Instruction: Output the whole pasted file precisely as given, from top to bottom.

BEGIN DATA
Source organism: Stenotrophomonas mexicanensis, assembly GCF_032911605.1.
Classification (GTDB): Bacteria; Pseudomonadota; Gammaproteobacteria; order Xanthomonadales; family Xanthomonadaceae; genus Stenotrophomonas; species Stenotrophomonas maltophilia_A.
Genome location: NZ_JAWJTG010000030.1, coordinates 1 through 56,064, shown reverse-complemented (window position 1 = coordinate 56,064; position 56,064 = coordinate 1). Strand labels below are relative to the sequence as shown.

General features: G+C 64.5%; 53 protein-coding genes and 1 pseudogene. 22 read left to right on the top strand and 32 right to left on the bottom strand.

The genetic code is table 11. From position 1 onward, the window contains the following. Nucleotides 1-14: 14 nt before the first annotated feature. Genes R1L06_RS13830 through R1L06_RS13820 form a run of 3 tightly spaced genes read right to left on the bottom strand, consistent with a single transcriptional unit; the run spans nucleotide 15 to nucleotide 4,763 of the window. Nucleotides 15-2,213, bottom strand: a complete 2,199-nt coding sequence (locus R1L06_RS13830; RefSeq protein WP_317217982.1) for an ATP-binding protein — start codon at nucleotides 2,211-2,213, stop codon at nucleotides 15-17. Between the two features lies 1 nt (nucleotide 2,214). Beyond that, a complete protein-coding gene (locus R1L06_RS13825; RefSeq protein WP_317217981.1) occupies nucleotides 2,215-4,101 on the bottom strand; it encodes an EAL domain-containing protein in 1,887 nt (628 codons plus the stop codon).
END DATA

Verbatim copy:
Source organism: Stenotrophomonas mexicanensis, assembly GCF_032911605.1.
Classification (GTDB): Bacteria; Pseudomonadota; Gammaproteobacteria; order Xanthomonadales; family Xanthomonadaceae; genus Stenotrophomonas; species Stenotrophomonas maltophilia_A.
Genome location: NZ_JAWJTG010000030.1, coordinates 1 through 56,064, shown reverse-complemented (window position 1 = coordinate 56,064; position 56,064 = coordinate 1). Strand labels below are relative to the sequence as shown.

General features: G+C 64.5%; 53 protein-coding genes and 1 pseudogene. 22 read left to right on the top strand and 32 right to left on the bottom strand.

The genetic code is table 11. From position 1 onward, the window contains the following. Nucleotides 1-14: 14 nt before the first annotated feature. Genes R1L06_RS13830 through R1L06_RS13820 form a run of 3 tightly spaced genes read right to left on the bottom strand, consistent with a single transcriptional unit; the run spans nucleotide 15 to nucleotide 4,763 of the window. Nucleotides 15-2,213, bottom strand: a complete 2,199-nt coding sequence (locus R1L06_RS13830; RefSeq protein WP_317217982.1) for an ATP-binding protein — start codon at nucleotides 2,211-2,213, stop codon at nucleotides 15-17. Between the two features lies 1 nt (nucleotide 2,214). Beyond that, a complete protein-coding gene (locus R1L06_RS13825; RefSeq protein WP_317217981.1) occupies nucleotides 2,215-4,101 on the bottom strand; it encodes an EAL domain-containing protein in 1,887 nt (628 codons plus the stop codon).